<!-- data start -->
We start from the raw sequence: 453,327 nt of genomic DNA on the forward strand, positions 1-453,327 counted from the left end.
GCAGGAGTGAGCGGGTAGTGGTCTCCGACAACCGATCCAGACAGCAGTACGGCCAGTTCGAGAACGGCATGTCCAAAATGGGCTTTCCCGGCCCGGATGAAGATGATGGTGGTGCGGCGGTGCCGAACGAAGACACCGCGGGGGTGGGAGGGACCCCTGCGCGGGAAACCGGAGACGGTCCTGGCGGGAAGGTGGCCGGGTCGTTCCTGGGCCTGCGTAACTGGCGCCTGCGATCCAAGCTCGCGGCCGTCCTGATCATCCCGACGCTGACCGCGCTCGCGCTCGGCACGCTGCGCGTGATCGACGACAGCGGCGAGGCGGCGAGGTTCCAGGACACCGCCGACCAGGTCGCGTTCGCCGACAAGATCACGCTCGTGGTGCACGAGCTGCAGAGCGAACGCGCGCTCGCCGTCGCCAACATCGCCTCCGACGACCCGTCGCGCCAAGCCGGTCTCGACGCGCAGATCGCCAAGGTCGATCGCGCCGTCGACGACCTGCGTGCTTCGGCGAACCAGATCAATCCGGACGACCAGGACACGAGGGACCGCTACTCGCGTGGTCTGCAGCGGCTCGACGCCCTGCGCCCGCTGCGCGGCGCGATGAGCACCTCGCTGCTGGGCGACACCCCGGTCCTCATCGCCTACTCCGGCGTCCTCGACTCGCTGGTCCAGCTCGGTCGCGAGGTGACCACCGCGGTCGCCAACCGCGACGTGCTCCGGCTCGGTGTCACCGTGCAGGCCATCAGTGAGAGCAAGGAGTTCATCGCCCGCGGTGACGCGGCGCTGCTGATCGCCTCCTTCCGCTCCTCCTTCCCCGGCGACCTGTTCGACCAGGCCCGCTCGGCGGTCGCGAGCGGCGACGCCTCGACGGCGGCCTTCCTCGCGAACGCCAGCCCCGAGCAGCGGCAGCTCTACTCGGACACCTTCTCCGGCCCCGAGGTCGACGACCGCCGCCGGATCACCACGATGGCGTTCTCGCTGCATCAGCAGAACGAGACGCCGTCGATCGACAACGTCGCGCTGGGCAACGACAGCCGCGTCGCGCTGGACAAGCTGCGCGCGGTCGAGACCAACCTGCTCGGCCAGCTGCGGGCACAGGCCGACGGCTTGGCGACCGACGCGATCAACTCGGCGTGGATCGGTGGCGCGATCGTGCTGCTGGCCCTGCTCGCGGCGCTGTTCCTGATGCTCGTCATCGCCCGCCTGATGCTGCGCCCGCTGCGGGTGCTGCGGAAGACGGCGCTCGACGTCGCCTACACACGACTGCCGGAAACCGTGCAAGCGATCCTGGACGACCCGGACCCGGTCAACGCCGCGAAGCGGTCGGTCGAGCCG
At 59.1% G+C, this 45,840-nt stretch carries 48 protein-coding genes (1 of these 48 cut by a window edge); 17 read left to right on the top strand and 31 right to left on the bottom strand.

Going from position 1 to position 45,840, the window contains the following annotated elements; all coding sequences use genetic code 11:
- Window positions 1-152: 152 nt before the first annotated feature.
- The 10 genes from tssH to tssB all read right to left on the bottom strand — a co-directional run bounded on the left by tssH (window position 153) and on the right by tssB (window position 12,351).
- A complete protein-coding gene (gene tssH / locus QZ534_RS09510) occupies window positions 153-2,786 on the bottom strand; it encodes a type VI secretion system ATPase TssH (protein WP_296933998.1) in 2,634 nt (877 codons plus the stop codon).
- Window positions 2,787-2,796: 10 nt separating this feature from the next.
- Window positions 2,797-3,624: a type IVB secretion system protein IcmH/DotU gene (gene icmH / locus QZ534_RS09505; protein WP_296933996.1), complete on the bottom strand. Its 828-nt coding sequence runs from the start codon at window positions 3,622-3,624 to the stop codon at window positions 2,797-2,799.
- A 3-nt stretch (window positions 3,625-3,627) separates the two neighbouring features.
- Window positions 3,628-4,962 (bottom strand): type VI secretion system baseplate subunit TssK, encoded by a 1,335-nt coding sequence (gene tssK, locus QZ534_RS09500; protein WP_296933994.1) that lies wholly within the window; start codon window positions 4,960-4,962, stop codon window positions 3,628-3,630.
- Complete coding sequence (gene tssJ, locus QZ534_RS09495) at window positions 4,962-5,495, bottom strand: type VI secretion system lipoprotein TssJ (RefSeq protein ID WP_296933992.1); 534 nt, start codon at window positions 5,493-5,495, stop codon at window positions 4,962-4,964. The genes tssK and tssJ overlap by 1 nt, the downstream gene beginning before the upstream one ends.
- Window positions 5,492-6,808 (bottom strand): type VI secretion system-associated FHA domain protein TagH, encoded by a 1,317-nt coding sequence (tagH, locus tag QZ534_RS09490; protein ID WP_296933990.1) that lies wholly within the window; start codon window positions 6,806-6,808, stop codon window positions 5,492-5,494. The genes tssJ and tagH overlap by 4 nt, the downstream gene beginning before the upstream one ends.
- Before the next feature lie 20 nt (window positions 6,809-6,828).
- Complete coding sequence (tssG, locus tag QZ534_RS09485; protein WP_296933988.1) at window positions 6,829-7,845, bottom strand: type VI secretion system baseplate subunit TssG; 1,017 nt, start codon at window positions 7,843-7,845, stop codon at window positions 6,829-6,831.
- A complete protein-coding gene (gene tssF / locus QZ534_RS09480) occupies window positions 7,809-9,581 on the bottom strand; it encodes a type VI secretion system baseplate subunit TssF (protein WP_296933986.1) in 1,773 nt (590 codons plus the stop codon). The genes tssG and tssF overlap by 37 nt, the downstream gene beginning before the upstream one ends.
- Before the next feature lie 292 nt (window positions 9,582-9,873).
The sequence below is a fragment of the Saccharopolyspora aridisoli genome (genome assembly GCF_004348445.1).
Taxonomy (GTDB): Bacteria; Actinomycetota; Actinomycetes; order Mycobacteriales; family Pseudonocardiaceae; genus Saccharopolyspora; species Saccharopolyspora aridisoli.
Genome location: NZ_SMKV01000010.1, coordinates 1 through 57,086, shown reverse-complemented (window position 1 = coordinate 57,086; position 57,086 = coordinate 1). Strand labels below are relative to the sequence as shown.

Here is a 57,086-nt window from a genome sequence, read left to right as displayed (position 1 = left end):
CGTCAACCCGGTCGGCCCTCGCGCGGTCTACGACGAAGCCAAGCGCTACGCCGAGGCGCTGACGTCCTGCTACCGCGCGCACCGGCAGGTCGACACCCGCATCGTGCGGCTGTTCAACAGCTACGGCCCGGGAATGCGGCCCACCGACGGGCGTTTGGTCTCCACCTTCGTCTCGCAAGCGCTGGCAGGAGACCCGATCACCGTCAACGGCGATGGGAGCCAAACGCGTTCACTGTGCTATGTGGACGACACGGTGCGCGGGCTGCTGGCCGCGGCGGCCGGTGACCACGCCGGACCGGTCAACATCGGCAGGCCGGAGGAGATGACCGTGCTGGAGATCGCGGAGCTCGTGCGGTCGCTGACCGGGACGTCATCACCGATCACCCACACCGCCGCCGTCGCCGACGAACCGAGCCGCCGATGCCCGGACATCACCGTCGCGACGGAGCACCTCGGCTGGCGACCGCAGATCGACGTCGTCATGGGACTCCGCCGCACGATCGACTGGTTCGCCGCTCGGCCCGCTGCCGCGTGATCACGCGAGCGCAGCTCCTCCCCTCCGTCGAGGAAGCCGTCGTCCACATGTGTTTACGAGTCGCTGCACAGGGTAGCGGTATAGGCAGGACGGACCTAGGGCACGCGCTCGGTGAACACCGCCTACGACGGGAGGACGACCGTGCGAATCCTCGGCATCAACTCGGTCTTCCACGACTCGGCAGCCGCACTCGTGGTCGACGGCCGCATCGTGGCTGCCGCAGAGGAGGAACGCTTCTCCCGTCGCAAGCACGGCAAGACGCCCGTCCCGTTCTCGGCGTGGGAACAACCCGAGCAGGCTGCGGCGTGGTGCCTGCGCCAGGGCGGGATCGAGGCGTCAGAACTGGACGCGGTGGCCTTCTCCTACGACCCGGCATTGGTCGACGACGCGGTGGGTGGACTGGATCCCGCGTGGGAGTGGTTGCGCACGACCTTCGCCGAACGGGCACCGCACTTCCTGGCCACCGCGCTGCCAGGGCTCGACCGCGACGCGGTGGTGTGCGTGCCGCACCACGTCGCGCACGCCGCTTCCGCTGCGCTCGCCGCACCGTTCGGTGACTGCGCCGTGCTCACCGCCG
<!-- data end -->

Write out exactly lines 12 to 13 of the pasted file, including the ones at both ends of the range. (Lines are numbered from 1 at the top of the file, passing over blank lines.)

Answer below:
- Complete coding sequence (gene tssJ, locus QZ534_RS09495) at window positions 4,962-5,495, bottom strand: type VI secretion system lipoprotein TssJ (RefSeq protein ID WP_296933992.1); 534 nt, start codon at window positions 5,493-5,495, stop codon at window positions 4,962-4,964. The genes tssK and tssJ overlap by 1 nt, the downstream gene beginning before the upstream one ends.
- Window positions 5,492-6,808 (bottom strand): type VI secretion system-associated FHA domain protein TagH, encoded by a 1,317-nt coding sequence (tagH, locus tag QZ534_RS09490; protein ID WP_296933990.1) that lies wholly within the window; start codon window positions 6,806-6,808, stop codon window positions 5,492-5,494. The genes tssJ and tagH overlap by 4 nt, the downstream gene beginning before the upstream one ends.